Contemporary Women Artists from Aboriginal Australia
The Phillips Collection: Marking the Infinite, spotlights nine leading Aboriginal Australian women artists: Nonggirrnga Marawili, Wintjiya Napaltjarri, Yukultji Napangati, Angelina Pwerle, Lena Yarinkura, Gulumbu Yunupingu, Nyapanyapa Yunupingu, Carlene West, and Regina Pilawuk Wilson. The artists are from remote Aboriginal communities across Australia, and the subjects of their art are broad, yet each work is an attempt to grapple with fundamental questions of existence, asking us to slow down and pay attention to the natural world…
And so says the Phillips Gallery of Art in their introduction to this show of Australian Aboriginal women artists, currently displayed until September 9.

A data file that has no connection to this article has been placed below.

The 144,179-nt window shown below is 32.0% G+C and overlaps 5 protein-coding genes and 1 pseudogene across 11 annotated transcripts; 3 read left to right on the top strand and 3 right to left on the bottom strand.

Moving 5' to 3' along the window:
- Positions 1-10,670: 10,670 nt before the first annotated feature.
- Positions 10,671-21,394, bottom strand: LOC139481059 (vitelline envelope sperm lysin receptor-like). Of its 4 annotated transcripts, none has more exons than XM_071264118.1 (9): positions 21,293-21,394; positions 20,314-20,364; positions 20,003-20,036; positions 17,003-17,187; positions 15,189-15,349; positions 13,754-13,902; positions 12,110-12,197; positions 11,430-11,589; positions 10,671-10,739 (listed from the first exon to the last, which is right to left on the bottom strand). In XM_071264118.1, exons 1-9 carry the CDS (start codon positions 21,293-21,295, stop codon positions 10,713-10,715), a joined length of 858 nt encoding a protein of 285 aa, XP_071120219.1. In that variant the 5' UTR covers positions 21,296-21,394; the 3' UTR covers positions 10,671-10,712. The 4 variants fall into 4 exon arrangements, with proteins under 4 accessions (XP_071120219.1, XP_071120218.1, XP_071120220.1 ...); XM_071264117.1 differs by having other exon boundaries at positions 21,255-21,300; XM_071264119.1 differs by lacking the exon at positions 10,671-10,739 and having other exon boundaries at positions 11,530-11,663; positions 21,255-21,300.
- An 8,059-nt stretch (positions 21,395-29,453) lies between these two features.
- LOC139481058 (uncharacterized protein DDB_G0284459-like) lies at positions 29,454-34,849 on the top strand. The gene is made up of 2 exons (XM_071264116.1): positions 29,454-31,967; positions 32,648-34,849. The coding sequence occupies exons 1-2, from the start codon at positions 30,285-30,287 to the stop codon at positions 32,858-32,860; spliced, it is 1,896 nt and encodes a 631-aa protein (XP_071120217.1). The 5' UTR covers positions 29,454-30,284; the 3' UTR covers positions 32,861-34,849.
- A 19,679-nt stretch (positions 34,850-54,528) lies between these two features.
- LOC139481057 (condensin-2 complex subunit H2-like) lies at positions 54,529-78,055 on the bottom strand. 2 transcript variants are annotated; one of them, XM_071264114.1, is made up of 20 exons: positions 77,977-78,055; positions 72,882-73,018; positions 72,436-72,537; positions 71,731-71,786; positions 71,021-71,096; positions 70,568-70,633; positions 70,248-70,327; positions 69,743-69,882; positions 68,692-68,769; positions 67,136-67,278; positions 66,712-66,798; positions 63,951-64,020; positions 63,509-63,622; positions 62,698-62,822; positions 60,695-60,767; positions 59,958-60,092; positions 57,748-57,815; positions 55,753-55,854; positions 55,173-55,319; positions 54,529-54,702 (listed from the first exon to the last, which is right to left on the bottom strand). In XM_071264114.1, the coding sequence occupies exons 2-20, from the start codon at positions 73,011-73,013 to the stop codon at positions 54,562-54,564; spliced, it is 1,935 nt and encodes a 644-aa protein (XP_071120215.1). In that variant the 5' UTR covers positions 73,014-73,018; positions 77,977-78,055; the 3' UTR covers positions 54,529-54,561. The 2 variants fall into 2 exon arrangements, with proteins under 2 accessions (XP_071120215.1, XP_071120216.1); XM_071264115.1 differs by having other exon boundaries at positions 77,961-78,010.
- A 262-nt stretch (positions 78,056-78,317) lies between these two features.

My colleague and I wandered into the gallery, rather heartened by the simplicity and quiet power on the walls. Parts of the show were quite arresting in the refined sense of form and pattern. It “felt” organic. This “feeling” did not last long, it faded before our very eyes as we became more aware critically of what we were seeing and how it was put together. What we began to suspect was rather deflating our hopes. And sure enough, we realized we were looking at self conscious made for gallery “art”. We may have been hoodwinked for a few minutes insofar as we were gazing upon “discovered” aboriginal culture. These mighty discovers/curators of art brought forth into civilization of the vaguely primitive or first people anthology of culture, a tribal culture of the indigenous native people of Australia…BUT No, that was not the case. And I have to admit it saddened me as much as any cultural disruption of indigenous people in the world today by the encroaching “world”.